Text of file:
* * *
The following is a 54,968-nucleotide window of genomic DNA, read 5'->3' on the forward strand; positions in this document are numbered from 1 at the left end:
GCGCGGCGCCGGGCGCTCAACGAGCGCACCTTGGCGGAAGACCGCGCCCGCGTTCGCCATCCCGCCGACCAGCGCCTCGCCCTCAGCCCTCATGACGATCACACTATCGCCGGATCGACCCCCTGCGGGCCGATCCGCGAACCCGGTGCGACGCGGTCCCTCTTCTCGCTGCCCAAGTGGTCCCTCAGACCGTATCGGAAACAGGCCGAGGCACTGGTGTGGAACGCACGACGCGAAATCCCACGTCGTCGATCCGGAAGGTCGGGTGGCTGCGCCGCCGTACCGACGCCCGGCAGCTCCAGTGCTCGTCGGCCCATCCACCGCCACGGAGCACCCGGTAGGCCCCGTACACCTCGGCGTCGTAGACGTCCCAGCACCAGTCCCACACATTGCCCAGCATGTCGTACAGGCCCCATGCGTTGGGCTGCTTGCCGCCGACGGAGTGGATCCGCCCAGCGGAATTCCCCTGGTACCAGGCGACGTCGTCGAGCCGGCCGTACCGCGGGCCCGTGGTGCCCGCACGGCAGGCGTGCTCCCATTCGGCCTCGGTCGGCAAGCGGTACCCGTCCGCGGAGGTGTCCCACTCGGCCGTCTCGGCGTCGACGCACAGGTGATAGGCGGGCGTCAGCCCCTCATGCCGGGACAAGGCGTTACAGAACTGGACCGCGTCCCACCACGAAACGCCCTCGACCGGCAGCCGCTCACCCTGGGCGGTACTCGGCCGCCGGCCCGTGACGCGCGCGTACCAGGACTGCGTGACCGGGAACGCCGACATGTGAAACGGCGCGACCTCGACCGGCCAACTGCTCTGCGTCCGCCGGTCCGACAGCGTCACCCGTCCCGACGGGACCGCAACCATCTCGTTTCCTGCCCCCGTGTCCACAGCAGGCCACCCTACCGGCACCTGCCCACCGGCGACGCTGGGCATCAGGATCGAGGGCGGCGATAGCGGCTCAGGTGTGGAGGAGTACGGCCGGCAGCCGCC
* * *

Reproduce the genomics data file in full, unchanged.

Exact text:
The following is a 54,968-nucleotide window of genomic DNA, read 5'->3' on the forward strand; positions in this document are numbered from 1 at the left end:
GCGCGGCGCCGGGCGCTCAACGAGCGCACCTTGGCGGAAGACCGCGCCCGCGTTCGCCATCCCGCCGACCAGCGCCTCGCCCTCAGCCCTCATGACGATCACACTATCGCCGGATCGACCCCCTGCGGGCCGATCCGCGAACCCGGTGCGACGCGGTCCCTCTTCTCGCTGCCCAAGTGGTCCCTCAGACCGTATCGGAAACAGGCCGAGGCACTGGTGTGGAACGCACGACGCGAAATCCCACGTCGTCGATCCGGAAGGTCGGGTGGCTGCGCCGCCGTACCGACGCCCGGCAGCTCCAGTGCTCGTCGGCCCATCCACCGCCACGGAGCACCCGGTAGGCCCCGTACACCTCGGCGTCGTAGACGTCCCAGCACCAGTCCCACACATTGCCCAGCATGTCGTACAGGCCCCATGCGTTGGGCTGCTTGCCGCCGACGGAGTGGATCCGCCCAGCGGAATTCCCCTGGTACCAGGCGACGTCGTCGAGCCGGCCGTACCGCGGGCCCGTGGTGCCCGCACGGCAGGCGTGCTCCCATTCGGCCTCGGTCGGCAAGCGGTACCCGTCCGCGGAGGTGTCCCACTCGGCCGTCTCGGCGTCGACGCACAGGTGATAGGCGGGCGTCAGCCCCTCATGCCGGGACAAGGCGTTACAGAACTGGACCGCGTCCCACCACGAAACGCCCTCGACCGGCAGCCGCTCACCCTGGGCGGTACTCGGCCGCCGGCCCGTGACGCGCGCGTACCAGGACTGCGTGACCGGGAACGCCGACATGTGAAACGGCGCGACCTCGACCGGCCAACTGCTCTGCGTCCGCCGGTCCGACAGCGTCACCCGTCCCGACGGGACCGCAACCATCTCGTTTCCTGCCCCCGTGTCCACAGCAGGCCACCCTACCGGCACCTGCCCACCGGCGACGCTGGGCATCAGGATCGAGGGCGGCGATAGCGGCTCAGGTGTGGAGGAGTACGGCCGGCAGCCGCC